Comparison of different surgical techniques for secondary intraocular lens implantation for aphakia without capsular support.

Poster Details

First Author: S.Chiu UK

Co Author(s):    K. Spiteri-Cornish                             

Abstract Details


To compare the visual and refractive outcomes and complication rates for various surgical techniques used in secondary intraocular lens (IOL) implantation for aphakia without capsular support, therefore not suitable for sulcus or in-the-bag implantation.


A single tertiary centre in Sheffield, UK, which receives vitreoretinal cases from South Yorkshire.


This was a retrospective review. Patients within the last 24 months (October 2014-October 2016 inclusive) were identified from Medisoft, our electronic clinical record system, by searching for “secondary IOL”, “scleral-fixed IOL”, “ectopia lentis”, and “pseudophakic – IOL dislocated/subluxed”. The patient list was reviewed, and patients were included if they received a secondary IOL in the setting of aphakia without capsular support. The following data was collected: demographics; diagnosis; ocular co-morbidities; pre- and postoperative visual acuity (VA); postoperative complications; and refractive outcome, including spherical equivalent, deviation from desired refractive outcome, and astigmatism. Vision was recorded in Snellen and converted to LogMAR with conversion charts. A paired t-test (p<0.05) was used to compare outcomes.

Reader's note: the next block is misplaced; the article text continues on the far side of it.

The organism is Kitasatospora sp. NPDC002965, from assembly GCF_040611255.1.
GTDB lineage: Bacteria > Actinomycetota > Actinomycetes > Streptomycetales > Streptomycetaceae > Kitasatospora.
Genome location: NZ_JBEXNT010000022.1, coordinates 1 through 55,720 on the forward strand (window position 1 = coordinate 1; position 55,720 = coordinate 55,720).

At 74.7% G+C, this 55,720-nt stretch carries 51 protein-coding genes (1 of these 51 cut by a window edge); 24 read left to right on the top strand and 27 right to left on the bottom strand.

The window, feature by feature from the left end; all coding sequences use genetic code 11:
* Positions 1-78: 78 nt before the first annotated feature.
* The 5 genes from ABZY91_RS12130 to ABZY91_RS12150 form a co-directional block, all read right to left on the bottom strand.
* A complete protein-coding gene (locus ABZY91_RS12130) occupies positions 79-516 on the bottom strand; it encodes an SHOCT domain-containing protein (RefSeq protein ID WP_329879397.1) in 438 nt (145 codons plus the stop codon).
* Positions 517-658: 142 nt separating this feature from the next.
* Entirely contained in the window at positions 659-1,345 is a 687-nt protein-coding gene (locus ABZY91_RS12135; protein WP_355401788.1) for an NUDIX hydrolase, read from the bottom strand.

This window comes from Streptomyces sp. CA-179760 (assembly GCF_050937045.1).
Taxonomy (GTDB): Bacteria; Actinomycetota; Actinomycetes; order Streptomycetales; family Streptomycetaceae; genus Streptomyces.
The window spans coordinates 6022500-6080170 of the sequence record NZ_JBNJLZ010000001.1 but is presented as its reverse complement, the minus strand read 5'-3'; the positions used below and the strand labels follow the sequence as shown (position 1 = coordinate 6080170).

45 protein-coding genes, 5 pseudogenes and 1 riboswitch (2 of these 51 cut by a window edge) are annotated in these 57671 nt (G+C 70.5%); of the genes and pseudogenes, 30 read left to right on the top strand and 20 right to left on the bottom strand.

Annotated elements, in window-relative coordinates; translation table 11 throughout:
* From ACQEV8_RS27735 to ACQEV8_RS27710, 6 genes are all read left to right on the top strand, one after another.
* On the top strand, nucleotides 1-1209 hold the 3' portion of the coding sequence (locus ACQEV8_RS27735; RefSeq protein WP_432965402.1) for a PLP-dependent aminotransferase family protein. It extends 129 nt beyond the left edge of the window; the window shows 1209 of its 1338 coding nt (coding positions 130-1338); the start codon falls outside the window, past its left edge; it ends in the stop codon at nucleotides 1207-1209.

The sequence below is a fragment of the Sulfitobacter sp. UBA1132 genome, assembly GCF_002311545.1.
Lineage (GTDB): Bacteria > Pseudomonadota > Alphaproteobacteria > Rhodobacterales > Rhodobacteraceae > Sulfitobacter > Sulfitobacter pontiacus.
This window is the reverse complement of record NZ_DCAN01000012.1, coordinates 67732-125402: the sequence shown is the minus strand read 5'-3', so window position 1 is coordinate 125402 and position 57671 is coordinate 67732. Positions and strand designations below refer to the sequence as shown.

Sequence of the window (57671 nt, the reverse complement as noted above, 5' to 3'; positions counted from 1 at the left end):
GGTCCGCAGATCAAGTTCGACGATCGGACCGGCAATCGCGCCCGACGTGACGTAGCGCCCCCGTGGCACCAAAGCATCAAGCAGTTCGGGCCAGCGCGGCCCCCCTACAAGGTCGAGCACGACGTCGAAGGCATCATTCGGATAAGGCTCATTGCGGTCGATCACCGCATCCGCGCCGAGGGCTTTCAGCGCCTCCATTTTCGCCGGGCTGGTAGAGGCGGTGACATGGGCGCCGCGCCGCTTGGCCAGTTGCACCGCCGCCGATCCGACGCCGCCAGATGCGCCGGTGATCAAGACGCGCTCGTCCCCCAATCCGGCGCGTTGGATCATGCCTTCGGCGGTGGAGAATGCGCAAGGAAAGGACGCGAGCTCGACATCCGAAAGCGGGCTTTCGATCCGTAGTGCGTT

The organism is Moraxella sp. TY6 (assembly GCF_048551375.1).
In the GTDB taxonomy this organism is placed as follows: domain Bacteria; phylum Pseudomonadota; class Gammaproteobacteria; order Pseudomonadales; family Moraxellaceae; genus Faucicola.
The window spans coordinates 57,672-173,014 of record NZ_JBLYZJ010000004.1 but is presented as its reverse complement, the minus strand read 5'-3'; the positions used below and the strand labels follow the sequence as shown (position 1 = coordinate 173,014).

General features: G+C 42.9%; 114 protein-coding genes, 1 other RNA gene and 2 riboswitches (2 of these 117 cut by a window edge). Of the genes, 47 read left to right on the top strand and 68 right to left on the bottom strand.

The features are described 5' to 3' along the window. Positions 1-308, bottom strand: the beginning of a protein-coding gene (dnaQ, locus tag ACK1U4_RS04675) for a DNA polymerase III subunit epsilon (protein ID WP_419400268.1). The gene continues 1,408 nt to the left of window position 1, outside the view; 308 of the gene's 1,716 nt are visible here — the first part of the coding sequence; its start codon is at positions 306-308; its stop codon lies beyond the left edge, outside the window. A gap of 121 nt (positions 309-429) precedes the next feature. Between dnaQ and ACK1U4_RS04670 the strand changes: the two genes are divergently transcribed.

Of the 179 eyes identified, 64 eyes (62 patients) were suitable for analysis. Forty (62.5%) received ACIOL, 13 (20.3%) received scleral-fixated sutured IOL, and nine (14.1%) received scleral-fixated non-sutured IOL. Two (3.1%) patients received iris-clipped IOL, and they were excluded from analysis due to low numbers. Mean ages were 77.9 years in the ACIOL group, and 57.7 years and 54.4 years in the scleral-fixated groups (sutured and non-sutured, respectively). At baseline, ocular co-morbidities affecting VA were present in 83.9%. There was no statistically significant difference in postoperative VAs (0.52, 0.65, 0.678), refractive deviation from desired outcome (1.275, 0.675, 0.92), or astigmatism (+1.55, +2.45, +3.38). However, values for astigmatism were higher with non-sutured scleral-fixated IOL due to the smaller corneal incision used. The commonest complication for each surgical technique was cystoid macular oedema (15-30%). There were no documented cases of endophthalmitis.


Many different techniques exist for secondary IOL implantation without capsular support, and the choice largely depends on surgeon preference and expertise. ACIOLs were generally carried out in older patients (> 60 years of age). Visual and refractive outcomes and complication rates were comparable in our three groups. Visual outcomes were affected by ocular co-morbidities at baseline (present in more than 75% of cases), and by postoperative complications including macular oedema and high astigmatism.

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